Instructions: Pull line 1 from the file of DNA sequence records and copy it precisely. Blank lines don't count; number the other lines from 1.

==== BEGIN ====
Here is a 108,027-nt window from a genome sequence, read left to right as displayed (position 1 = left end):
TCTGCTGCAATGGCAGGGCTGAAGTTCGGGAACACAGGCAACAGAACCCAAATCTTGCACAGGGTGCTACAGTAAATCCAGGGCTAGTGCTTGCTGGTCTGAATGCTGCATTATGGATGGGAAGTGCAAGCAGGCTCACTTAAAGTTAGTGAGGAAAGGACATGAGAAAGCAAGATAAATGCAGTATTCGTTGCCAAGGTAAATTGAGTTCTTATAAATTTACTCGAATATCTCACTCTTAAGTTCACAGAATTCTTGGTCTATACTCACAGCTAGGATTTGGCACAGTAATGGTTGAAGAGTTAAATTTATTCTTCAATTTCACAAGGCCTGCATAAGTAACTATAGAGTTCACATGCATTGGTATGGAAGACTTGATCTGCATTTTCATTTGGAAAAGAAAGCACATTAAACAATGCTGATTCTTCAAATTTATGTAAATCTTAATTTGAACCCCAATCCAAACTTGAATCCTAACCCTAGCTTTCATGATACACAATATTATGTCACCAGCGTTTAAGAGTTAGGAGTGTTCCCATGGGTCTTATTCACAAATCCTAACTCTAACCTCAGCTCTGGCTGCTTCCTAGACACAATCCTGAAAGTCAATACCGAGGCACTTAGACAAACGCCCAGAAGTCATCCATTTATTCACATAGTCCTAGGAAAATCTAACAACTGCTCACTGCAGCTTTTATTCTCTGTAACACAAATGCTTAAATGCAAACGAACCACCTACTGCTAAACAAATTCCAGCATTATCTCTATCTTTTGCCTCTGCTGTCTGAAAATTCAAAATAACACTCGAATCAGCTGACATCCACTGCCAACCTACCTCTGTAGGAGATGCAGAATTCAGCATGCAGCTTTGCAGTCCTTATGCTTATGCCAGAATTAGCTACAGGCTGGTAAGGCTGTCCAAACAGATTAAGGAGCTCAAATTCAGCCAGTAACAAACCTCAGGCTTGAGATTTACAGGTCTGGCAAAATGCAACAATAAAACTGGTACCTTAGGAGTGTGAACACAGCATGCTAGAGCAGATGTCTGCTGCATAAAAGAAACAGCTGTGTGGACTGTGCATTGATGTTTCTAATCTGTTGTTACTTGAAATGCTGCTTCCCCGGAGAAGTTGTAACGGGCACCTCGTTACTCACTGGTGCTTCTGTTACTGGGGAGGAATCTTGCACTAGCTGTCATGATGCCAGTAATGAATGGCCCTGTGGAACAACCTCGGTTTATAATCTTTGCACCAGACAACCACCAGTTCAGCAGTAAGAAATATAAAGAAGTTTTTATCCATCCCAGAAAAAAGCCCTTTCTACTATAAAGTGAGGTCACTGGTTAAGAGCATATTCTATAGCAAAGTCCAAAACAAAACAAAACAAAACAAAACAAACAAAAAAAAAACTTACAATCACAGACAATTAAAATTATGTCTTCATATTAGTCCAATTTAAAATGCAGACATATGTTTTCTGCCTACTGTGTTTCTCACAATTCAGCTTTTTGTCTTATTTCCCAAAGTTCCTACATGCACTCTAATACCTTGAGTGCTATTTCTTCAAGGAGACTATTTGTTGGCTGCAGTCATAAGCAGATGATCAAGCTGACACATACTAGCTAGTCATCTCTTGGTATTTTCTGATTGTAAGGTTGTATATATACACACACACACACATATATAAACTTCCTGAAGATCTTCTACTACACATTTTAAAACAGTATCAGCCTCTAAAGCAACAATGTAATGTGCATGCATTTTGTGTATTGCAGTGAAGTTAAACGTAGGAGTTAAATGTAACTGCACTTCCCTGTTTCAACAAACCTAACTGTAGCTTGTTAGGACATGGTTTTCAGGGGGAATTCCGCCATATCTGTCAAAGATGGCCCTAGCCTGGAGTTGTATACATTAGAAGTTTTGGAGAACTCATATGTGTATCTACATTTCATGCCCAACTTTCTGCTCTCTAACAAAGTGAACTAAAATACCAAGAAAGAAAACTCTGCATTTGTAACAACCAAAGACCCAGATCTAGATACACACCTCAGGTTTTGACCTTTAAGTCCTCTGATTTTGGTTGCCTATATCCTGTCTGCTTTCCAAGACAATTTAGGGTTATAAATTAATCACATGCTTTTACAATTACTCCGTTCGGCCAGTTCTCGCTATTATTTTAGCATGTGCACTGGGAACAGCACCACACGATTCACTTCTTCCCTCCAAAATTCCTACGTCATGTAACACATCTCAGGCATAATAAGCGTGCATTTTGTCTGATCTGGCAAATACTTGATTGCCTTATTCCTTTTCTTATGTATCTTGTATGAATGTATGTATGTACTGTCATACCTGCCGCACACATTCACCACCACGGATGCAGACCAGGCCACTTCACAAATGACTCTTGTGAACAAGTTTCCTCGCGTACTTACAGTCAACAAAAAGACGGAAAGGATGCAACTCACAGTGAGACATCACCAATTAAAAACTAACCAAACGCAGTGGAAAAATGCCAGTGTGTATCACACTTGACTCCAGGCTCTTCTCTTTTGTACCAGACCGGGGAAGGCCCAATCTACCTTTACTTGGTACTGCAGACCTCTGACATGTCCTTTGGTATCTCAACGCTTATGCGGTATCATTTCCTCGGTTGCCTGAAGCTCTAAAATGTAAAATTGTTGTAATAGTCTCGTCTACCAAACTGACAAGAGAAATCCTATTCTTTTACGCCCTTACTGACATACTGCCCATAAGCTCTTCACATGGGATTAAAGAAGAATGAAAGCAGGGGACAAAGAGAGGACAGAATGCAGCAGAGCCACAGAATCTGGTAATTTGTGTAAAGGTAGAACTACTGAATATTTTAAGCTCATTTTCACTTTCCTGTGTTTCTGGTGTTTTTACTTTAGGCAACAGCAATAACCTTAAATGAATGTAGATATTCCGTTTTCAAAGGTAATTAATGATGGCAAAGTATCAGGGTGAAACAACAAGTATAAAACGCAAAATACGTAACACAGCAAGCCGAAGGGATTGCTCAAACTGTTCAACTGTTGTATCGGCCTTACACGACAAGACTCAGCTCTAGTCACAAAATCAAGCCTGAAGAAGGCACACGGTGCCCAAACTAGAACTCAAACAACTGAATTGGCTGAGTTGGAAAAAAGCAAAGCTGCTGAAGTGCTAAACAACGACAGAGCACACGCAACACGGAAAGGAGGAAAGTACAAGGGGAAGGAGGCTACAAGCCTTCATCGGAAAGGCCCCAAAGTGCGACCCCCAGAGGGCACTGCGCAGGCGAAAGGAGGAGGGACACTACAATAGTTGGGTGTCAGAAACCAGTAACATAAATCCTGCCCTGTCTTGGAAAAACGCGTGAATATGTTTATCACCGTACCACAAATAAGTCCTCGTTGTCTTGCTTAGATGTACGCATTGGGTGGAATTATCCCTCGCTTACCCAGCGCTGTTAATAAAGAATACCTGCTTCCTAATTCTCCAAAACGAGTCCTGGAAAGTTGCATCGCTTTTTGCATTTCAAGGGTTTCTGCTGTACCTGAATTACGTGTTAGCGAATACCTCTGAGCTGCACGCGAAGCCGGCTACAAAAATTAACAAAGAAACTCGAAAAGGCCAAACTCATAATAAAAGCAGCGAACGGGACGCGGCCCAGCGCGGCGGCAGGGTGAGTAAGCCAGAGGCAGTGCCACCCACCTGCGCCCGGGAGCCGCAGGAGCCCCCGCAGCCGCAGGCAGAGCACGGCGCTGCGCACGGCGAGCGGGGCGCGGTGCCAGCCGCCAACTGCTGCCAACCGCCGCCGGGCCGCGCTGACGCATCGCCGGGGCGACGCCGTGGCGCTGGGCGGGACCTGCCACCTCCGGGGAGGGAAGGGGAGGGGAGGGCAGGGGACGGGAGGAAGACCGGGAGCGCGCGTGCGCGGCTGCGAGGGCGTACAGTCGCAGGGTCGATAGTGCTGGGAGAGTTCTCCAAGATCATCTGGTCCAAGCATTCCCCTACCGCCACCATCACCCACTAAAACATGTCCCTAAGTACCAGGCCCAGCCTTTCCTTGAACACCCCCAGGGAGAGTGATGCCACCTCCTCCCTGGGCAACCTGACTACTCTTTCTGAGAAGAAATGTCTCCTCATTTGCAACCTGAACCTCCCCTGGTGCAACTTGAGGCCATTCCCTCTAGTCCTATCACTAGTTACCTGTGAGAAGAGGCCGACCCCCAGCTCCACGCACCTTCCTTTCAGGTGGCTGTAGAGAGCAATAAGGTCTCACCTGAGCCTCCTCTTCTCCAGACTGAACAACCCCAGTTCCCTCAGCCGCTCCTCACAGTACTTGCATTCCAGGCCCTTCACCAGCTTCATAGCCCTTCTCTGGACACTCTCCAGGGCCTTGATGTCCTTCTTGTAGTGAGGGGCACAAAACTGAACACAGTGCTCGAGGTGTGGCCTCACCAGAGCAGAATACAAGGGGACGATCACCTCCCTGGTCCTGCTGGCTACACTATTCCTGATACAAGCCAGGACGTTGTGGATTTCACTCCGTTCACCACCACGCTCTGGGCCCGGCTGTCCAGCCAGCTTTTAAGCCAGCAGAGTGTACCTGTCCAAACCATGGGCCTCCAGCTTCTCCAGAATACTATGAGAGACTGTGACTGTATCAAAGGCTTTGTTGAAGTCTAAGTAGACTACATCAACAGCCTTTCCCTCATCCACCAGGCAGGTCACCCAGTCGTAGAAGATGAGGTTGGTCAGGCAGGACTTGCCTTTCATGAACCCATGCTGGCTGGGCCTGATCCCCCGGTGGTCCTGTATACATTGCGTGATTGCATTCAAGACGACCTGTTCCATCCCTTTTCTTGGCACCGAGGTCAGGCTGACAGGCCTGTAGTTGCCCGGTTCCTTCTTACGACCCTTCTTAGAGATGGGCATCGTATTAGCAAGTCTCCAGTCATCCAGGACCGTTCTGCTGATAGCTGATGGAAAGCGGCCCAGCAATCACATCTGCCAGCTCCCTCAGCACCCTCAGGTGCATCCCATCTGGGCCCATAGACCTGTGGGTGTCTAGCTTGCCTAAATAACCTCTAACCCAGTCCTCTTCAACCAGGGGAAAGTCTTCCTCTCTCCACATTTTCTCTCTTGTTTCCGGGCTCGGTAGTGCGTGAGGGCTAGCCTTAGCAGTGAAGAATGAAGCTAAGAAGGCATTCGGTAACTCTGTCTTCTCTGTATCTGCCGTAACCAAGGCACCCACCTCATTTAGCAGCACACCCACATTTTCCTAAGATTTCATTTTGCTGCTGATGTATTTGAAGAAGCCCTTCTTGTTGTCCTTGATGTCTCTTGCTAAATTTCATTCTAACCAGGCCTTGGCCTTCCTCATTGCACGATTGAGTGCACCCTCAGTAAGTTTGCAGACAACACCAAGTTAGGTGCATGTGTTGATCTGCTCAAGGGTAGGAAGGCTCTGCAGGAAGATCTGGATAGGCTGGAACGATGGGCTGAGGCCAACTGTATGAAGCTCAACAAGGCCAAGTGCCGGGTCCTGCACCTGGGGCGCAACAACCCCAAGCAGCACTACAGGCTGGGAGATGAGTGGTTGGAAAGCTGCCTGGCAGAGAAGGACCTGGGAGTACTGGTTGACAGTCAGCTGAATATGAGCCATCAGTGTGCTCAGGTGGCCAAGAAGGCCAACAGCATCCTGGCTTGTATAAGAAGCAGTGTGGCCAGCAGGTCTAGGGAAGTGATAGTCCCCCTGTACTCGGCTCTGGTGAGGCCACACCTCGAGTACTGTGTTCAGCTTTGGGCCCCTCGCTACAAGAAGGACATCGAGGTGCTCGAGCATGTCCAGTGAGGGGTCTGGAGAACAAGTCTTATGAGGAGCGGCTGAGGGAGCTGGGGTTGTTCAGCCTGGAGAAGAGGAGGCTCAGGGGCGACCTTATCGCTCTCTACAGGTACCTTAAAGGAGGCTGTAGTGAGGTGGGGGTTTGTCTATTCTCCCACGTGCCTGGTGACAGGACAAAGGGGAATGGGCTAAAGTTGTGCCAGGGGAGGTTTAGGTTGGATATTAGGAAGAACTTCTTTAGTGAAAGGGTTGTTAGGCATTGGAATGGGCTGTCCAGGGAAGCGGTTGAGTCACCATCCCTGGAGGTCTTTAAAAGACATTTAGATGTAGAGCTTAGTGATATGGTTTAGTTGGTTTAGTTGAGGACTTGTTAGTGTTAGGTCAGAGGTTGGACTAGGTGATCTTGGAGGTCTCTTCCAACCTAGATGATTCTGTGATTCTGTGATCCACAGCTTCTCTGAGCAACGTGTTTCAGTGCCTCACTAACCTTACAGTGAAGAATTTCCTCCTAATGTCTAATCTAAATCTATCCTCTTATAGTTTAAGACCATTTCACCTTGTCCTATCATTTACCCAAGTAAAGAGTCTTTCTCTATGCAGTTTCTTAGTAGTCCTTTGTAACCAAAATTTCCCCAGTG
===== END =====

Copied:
Here is a 108,027-nt window from a genome sequence, read left to right as displayed (position 1 = left end):